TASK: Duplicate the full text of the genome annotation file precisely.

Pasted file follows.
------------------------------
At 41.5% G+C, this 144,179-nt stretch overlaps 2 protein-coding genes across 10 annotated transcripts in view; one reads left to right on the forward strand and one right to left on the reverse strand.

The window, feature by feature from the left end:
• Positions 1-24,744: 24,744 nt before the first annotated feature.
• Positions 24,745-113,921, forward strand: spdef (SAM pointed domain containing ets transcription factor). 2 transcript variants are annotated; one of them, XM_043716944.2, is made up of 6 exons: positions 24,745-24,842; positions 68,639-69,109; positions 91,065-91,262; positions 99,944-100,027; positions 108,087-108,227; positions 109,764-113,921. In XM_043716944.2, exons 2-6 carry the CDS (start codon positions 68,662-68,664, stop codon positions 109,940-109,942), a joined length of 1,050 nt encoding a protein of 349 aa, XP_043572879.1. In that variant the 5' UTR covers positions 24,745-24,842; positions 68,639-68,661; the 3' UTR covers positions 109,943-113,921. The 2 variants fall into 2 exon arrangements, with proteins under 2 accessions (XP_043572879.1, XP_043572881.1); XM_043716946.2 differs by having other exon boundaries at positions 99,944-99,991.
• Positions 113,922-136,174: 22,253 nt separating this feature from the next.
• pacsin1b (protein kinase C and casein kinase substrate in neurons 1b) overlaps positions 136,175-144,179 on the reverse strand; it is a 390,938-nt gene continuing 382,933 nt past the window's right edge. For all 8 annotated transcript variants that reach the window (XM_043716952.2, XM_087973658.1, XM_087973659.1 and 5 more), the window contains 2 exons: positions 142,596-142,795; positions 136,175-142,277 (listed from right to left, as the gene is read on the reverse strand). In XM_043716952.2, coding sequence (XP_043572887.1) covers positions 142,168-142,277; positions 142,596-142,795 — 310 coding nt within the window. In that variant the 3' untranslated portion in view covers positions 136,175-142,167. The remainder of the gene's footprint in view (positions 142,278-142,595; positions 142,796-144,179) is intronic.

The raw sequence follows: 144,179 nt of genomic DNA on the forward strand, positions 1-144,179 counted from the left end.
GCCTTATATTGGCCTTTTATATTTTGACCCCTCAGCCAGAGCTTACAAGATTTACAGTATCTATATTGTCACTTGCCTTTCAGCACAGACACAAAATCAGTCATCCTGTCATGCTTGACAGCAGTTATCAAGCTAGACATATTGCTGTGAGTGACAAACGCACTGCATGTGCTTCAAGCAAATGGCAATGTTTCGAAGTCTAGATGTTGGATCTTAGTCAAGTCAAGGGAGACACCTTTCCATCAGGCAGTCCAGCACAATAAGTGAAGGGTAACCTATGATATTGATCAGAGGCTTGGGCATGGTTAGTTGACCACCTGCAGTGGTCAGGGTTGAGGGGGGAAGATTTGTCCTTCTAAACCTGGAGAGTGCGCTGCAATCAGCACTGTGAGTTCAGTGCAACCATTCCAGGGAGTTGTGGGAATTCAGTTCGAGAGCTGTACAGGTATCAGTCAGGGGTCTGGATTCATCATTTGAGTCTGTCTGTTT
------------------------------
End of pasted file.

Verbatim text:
At 41.5% G+C, this 144,179-nt stretch overlaps 2 protein-coding genes across 10 annotated transcripts in view; one reads left to right on the forward strand and one right to left on the reverse strand.

The window, feature by feature from the left end:
• Positions 1-24,744: 24,744 nt before the first annotated feature.
• Positions 24,745-113,921, forward strand: spdef (SAM pointed domain containing ets transcription factor). 2 transcript variants are annotated; one of them, XM_043716944.2, is made up of 6 exons: positions 24,745-24,842; positions 68,639-69,109; positions 91,065-91,262; positions 99,944-100,027; positions 108,087-108,227; positions 109,764-113,921. In XM_043716944.2, exons 2-6 carry the CDS (start codon positions 68,662-68,664, stop codon positions 109,940-109,942), a joined length of 1,050 nt encoding a protein of 349 aa, XP_043572879.1. In that variant the 5' UTR covers positions 24,745-24,842; positions 68,639-68,661; the 3' UTR covers positions 109,943-113,921. The 2 variants fall into 2 exon arrangements, with proteins under 2 accessions (XP_043572879.1, XP_043572881.1); XM_043716946.2 differs by having other exon boundaries at positions 99,944-99,991.
• Positions 113,922-136,174: 22,253 nt separating this feature from the next.
• pacsin1b (protein kinase C and casein kinase substrate in neurons 1b) overlaps positions 136,175-144,179 on the reverse strand; it is a 390,938-nt gene continuing 382,933 nt past the window's right edge. For all 8 annotated transcript variants that reach the window (XM_043716952.2, XM_087973658.1, XM_087973659.1 and 5 more), the window contains 2 exons: positions 142,596-142,795; positions 136,175-142,277 (listed from right to left, as the gene is read on the reverse strand). In XM_043716952.2, coding sequence (XP_043572887.1) covers positions 142,168-142,277; positions 142,596-142,795 — 310 coding nt within the window. In that variant the 3' untranslated portion in view covers positions 136,175-142,167. The remainder of the gene's footprint in view (positions 142,278-142,595; positions 142,796-144,179) is intronic.

The raw sequence follows: 144,179 nt of genomic DNA on the forward strand, positions 1-144,179 counted from the left end.
GCCTTATATTGGCCTTTTATATTTTGACCCCTCAGCCAGAGCTTACAAGATTTACAGTATCTATATTGTCACTTGCCTTTCAGCACAGACACAAAATCAGTCATCCTGTCATGCTTGACAGCAGTTATCAAGCTAGACATATTGCTGTGAGTGACAAACGCACTGCATGTGCTTCAAGCAAATGGCAATGTTTCGAAGTCTAGATGTTGGATCTTAGTCAAGTCAAGGGAGACACCTTTCCATCAGGCAGTCCAGCACAATAAGTGAAGGGTAACCTATGATATTGATCAGAGGCTTGGGCATGGTTAGTTGACCACCTGCAGTGGTCAGGGTTGAGGGGGGAAGATTTGTCCTTCTAAACCTGGAGAGTGCGCTGCAATCAGCACTGTGAGTTCAGTGCAACCATTCCAGGGAGTTGTGGGAATTCAGTTCGAGAGCTGTACAGGTATCAGTCAGGGGTCTGGATTCATCATTTGAGTCTGTCTGTTT